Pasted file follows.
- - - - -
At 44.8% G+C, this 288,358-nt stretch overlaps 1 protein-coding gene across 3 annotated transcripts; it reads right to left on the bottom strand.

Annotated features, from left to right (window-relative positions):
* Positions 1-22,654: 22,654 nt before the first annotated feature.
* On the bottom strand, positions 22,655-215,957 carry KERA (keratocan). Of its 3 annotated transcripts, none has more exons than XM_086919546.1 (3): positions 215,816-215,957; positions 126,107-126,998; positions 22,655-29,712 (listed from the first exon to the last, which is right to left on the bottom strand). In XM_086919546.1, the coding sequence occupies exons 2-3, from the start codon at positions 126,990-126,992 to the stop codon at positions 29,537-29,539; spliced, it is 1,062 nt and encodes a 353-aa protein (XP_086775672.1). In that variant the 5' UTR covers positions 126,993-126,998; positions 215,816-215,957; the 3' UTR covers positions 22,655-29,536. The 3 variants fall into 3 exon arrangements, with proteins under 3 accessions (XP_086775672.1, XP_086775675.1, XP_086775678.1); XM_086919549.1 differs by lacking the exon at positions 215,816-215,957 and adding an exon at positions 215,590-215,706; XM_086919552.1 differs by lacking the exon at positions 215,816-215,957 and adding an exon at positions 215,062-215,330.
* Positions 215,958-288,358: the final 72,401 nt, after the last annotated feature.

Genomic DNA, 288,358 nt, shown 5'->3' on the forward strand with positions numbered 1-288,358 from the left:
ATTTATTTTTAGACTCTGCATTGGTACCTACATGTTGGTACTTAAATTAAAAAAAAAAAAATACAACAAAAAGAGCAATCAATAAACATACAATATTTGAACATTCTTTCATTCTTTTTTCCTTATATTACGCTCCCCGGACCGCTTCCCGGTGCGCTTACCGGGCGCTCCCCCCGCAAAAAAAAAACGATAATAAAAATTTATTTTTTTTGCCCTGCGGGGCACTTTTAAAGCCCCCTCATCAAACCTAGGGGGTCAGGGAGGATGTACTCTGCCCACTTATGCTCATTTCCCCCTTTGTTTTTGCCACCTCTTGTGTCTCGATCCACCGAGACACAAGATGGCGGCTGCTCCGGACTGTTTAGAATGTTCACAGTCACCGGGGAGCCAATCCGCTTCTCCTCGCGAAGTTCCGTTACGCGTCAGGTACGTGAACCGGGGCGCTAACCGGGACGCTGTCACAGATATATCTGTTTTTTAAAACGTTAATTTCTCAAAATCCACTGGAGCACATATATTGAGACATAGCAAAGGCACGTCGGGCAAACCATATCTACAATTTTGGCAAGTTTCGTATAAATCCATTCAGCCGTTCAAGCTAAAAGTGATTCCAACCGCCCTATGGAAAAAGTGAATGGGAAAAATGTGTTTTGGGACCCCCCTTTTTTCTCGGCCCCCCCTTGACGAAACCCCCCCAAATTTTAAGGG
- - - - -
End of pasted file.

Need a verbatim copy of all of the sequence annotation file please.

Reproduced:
At 44.8% G+C, this 288,358-nt stretch overlaps 1 protein-coding gene across 3 annotated transcripts; it reads right to left on the bottom strand.

Annotated features, from left to right (window-relative positions):
* Positions 1-22,654: 22,654 nt before the first annotated feature.
* On the bottom strand, positions 22,655-215,957 carry KERA (keratocan). Of its 3 annotated transcripts, none has more exons than XM_086919546.1 (3): positions 215,816-215,957; positions 126,107-126,998; positions 22,655-29,712 (listed from the first exon to the last, which is right to left on the bottom strand). In XM_086919546.1, the coding sequence occupies exons 2-3, from the start codon at positions 126,990-126,992 to the stop codon at positions 29,537-29,539; spliced, it is 1,062 nt and encodes a 353-aa protein (XP_086775672.1). In that variant the 5' UTR covers positions 126,993-126,998; positions 215,816-215,957; the 3' UTR covers positions 22,655-29,536. The 3 variants fall into 3 exon arrangements, with proteins under 3 accessions (XP_086775672.1, XP_086775675.1, XP_086775678.1); XM_086919549.1 differs by lacking the exon at positions 215,816-215,957 and adding an exon at positions 215,590-215,706; XM_086919552.1 differs by lacking the exon at positions 215,816-215,957 and adding an exon at positions 215,062-215,330.
* Positions 215,958-288,358: the final 72,401 nt, after the last annotated feature.

Genomic DNA, 288,358 nt, shown 5'->3' on the forward strand with positions numbered 1-288,358 from the left:
ATTTATTTTTAGACTCTGCATTGGTACCTACATGTTGGTACTTAAATTAAAAAAAAAAAAATACAACAAAAAGAGCAATCAATAAACATACAATATTTGAACATTCTTTCATTCTTTTTTCCTTATATTACGCTCCCCGGACCGCTTCCCGGTGCGCTTACCGGGCGCTCCCCCCGCAAAAAAAAAACGATAATAAAAATTTATTTTTTTTGCCCTGCGGGGCACTTTTAAAGCCCCCTCATCAAACCTAGGGGGTCAGGGAGGATGTACTCTGCCCACTTATGCTCATTTCCCCCTTTGTTTTTGCCACCTCTTGTGTCTCGATCCACCGAGACACAAGATGGCGGCTGCTCCGGACTGTTTAGAATGTTCACAGTCACCGGGGAGCCAATCCGCTTCTCCTCGCGAAGTTCCGTTACGCGTCAGGTACGTGAACCGGGGCGCTAACCGGGACGCTGTCACAGATATATCTGTTTTTTAAAACGTTAATTTCTCAAAATCCACTGGAGCACATATATTGAGACATAGCAAAGGCACGTCGGGCAAACCATATCTACAATTTTGGCAAGTTTCGTATAAATCCATTCAGCCGTTCAAGCTAAAAGTGATTCCAACCGCCCTATGGAAAAAGTGAATGGGAAAAATGTGTTTTGGGACCCCCCTTTTTTCTCGGCCCCCCCTTGACGAAACCCCCCCAAATTTTAAGGG